This Christmas one Fort Worth family is counting their blessings — especially the one they call campeona.
Marisela’s 14-year-old daughter, Dana, has leukemia, a diagnosis she has had since age 9. For 3 1/2 years, Dana got chemotherapy. She lost her hair. She couldn’t play with other children. She had to do her schoolwork at home.
But, her mother said, she made it.
“It got to the point where the doctors told her, ‘You might not make it,’ ” Marisela, 34, said, crying. “We call her our campeona, which means champion. Instead of me giving her the strength, she was giving me the strength. Even though she was going through cancer, she would always have a smile on her face. And I think it’s because she knew she would win.”
For Dana and her younger siblings, 11-year-old Abel and 6-year-old Rosemary, Christmases haven’t always been a happy time.
“My diagnosis was really depressing. It was heartbreaking. It was a really horrible time,” Dana said. “I didn’t know what was going to happen next. But I’m happy I beat it and I’m still here.”
The leukemia has been in remission for more than a year. And it’s a year that her mother said she has been using to help Dana relive the childhood she missed — trips to Chuck E. Cheese's and Putt-Putt, chatting with her friends on the phone, listening to her music maybe a bit too loud.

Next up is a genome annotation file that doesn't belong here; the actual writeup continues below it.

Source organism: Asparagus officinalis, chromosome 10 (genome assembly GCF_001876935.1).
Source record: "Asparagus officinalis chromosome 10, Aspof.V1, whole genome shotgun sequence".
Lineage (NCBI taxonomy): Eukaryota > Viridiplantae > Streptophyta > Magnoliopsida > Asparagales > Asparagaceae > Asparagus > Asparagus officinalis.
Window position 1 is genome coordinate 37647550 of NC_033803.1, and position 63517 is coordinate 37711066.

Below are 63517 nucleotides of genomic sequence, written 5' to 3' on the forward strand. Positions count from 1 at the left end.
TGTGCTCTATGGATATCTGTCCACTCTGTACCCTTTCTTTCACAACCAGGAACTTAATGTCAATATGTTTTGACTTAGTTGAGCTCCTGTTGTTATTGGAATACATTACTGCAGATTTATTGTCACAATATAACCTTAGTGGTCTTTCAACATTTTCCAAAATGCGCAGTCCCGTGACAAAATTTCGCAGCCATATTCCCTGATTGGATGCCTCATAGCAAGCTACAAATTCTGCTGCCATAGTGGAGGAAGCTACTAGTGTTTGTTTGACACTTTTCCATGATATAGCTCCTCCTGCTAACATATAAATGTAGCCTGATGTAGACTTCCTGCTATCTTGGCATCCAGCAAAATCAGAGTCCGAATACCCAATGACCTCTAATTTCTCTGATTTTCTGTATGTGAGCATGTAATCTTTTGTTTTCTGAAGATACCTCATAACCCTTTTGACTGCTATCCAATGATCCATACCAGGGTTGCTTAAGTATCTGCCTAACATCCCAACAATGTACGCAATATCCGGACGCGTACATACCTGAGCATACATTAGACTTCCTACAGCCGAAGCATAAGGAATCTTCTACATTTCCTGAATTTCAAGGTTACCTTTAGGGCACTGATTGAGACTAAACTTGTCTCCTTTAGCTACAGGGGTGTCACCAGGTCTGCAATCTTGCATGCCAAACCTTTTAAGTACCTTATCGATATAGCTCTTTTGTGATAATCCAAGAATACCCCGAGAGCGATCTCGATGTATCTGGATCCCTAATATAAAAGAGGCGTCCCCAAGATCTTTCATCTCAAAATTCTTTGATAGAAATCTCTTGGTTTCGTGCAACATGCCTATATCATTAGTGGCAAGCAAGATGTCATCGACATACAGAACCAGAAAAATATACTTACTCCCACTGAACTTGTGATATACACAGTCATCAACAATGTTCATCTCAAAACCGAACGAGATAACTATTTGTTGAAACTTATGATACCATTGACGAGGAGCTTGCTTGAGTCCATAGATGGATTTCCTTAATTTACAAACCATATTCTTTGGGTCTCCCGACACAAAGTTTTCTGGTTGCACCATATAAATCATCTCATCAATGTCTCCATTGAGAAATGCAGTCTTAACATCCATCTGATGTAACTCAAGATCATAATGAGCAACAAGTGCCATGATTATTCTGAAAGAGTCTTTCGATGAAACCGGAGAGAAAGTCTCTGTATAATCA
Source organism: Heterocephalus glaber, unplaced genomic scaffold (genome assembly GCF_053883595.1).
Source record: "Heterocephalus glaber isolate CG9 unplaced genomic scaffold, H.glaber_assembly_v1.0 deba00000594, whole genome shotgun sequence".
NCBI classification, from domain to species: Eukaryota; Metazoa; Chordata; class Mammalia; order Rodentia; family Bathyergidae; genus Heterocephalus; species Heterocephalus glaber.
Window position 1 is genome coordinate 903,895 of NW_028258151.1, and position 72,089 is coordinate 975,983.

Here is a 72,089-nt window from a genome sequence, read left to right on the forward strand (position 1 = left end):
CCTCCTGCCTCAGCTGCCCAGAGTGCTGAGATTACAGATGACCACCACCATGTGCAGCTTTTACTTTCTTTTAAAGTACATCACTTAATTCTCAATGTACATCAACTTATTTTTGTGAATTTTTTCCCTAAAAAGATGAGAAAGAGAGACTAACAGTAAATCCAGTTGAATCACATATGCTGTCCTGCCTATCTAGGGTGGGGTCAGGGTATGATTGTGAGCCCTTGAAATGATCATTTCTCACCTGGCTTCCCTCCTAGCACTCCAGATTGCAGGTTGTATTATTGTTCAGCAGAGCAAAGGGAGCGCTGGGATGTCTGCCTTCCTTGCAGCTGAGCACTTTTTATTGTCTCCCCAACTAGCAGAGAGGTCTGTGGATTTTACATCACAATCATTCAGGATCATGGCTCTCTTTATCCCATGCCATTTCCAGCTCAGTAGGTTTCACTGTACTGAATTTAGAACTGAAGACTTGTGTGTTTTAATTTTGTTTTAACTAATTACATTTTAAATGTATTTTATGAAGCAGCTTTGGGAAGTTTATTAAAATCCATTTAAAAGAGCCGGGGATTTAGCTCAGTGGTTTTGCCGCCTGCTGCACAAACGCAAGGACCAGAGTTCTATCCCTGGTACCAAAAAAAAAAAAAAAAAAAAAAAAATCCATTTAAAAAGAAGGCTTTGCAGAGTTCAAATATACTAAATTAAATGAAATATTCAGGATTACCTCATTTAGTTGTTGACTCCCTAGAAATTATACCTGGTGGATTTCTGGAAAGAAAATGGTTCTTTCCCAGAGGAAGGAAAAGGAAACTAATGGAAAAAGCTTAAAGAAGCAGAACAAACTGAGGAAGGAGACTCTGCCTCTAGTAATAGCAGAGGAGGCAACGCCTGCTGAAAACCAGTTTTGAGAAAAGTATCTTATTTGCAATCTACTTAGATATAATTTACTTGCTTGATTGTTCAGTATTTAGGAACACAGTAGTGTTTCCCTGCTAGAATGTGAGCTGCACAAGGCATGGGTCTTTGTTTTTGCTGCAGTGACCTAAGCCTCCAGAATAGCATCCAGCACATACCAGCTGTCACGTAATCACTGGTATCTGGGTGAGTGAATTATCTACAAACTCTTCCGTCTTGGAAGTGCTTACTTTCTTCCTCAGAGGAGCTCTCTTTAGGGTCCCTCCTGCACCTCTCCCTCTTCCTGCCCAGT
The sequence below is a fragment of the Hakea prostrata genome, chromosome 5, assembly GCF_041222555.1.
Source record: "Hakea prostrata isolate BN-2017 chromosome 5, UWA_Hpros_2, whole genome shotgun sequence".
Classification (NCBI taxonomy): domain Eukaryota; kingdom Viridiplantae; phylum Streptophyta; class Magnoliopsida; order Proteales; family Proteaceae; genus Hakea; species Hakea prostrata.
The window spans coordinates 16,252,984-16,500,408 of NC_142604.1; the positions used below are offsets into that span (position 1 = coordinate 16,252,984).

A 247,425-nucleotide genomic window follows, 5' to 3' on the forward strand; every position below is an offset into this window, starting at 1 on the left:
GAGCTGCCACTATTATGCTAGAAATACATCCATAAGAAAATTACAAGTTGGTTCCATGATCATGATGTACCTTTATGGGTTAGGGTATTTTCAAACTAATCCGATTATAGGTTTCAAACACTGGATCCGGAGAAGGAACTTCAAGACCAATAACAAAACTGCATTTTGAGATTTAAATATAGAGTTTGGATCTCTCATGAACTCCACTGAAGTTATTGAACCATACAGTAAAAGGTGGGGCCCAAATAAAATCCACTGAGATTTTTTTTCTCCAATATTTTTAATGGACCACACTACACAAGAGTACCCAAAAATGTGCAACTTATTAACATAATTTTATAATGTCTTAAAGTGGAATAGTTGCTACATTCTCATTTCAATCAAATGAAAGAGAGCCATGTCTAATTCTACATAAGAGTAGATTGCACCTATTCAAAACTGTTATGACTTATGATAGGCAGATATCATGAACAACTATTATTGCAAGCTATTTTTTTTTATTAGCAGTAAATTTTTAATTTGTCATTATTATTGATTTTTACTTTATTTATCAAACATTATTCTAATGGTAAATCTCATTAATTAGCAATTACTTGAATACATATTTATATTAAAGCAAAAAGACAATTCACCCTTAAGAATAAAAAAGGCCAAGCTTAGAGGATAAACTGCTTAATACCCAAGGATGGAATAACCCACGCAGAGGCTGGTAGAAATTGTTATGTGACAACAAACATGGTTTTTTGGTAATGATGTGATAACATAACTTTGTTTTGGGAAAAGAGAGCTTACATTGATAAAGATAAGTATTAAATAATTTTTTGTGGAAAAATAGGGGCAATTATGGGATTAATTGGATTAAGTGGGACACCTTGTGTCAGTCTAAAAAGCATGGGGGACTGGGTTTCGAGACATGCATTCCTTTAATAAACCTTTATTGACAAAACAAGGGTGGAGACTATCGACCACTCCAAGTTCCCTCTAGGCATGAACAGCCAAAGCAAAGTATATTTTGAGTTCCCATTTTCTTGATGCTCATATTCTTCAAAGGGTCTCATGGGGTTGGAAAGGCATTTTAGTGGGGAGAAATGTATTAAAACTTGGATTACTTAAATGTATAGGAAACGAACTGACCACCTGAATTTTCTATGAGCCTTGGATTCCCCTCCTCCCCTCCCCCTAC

More importantly, this is one Christmas the family can celebrate what they have — oine another.
Marisela, a single mother, applied to the Star-Telegram’s Goodfellow Fund this year because she lost her job and has had a hard time finding work. She baby-sits for extra cash when she can and she gets help from family — just not enough for extra, like Christmas gifts.
“I just didn’t want my kids to have any more bad Christmases,” Marisela said. But with a little help from the Goodfellow Fund, she said, today is “the first Christmas we really feel hopeful.”
And as far as Dana is concerned, she said she already got her Christmas wish this year.
“I want happiness for me and my family,” she said. “I’m happy I don’t have to suffer anymore.”
Last week, the total number of Goodfellow Fund donations was down about 9 percent from last year, said Richard Greene, executive director of the Star-Telegram charity, which dates to 1912.
Greene said that concerns him.
“We may not have the money to pay for the gift cards we’ve bought for these kids,” he said. “When you’ve committed to serve this many children you just hope the community will respond in the same manner they have in the past. And they’ve done it year after year.”
This year, 19,500 kids received $50 J.C. Penney gift cards that can be redeemed for clothes and shoes.
Greene also said it’s important to remember the charity accepts donations all year.